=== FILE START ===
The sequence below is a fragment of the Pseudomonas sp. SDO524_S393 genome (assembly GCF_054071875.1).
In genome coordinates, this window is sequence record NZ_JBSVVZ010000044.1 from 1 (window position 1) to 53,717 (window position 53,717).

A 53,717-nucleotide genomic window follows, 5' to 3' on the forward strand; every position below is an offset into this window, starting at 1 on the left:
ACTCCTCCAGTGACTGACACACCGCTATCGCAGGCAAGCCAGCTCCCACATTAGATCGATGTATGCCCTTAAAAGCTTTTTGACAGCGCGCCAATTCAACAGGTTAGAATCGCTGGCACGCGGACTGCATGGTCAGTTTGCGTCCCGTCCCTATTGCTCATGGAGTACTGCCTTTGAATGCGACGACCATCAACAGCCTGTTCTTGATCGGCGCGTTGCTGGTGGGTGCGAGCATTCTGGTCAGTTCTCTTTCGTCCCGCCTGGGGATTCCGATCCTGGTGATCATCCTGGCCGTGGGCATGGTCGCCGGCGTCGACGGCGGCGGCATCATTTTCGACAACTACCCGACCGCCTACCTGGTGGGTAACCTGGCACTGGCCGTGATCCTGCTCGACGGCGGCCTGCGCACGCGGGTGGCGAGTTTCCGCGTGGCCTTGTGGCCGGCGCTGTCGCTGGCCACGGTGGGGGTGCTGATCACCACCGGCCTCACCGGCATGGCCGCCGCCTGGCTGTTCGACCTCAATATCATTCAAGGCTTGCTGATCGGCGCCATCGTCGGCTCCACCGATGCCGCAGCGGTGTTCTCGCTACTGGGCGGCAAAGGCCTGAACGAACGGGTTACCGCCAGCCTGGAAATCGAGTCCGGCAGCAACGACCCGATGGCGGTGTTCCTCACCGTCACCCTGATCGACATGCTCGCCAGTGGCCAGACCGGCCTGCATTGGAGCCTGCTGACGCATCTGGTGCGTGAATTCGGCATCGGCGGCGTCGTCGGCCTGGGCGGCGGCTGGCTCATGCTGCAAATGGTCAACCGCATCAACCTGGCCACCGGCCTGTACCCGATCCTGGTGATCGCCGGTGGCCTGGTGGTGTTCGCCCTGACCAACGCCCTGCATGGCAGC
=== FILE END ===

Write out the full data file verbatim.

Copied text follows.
The sequence below is a fragment of the Pseudomonas sp. SDO524_S393 genome (assembly GCF_054071875.1).
In genome coordinates, this window is sequence record NZ_JBSVVZ010000044.1 from 1 (window position 1) to 53,717 (window position 53,717).

A 53,717-nucleotide genomic window follows, 5' to 3' on the forward strand; every position below is an offset into this window, starting at 1 on the left:
ACTCCTCCAGTGACTGACACACCGCTATCGCAGGCAAGCCAGCTCCCACATTAGATCGATGTATGCCCTTAAAAGCTTTTTGACAGCGCGCCAATTCAACAGGTTAGAATCGCTGGCACGCGGACTGCATGGTCAGTTTGCGTCCCGTCCCTATTGCTCATGGAGTACTGCCTTTGAATGCGACGACCATCAACAGCCTGTTCTTGATCGGCGCGTTGCTGGTGGGTGCGAGCATTCTGGTCAGTTCTCTTTCGTCCCGCCTGGGGATTCCGATCCTGGTGATCATCCTGGCCGTGGGCATGGTCGCCGGCGTCGACGGCGGCGGCATCATTTTCGACAACTACCCGACCGCCTACCTGGTGGGTAACCTGGCACTGGCCGTGATCCTGCTCGACGGCGGCCTGCGCACGCGGGTGGCGAGTTTCCGCGTGGCCTTGTGGCCGGCGCTGTCGCTGGCCACGGTGGGGGTGCTGATCACCACCGGCCTCACCGGCATGGCCGCCGCCTGGCTGTTCGACCTCAATATCATTCAAGGCTTGCTGATCGGCGCCATCGTCGGCTCCACCGATGCCGCAGCGGTGTTCTCGCTACTGGGCGGCAAAGGCCTGAACGAACGGGTTACCGCCAGCCTGGAAATCGAGTCCGGCAGCAACGACCCGATGGCGGTGTTCCTCACCGTCACCCTGATCGACATGCTCGCCAGTGGCCAGACCGGCCTGCATTGGAGCCTGCTGACGCATCTGGTGCGTGAATTCGGCATCGGCGGCGTCGTCGGCCTGGGCGGCGGCTGGCTCATGCTGCAAATGGTCAACCGCATCAACCTGGCCACCGGCCTGTACCCGATCCTGGTGATCGCCGGTGGCCTGGTGGTGTTCGCCCTGACCAACGCCCTGCATGGCAGC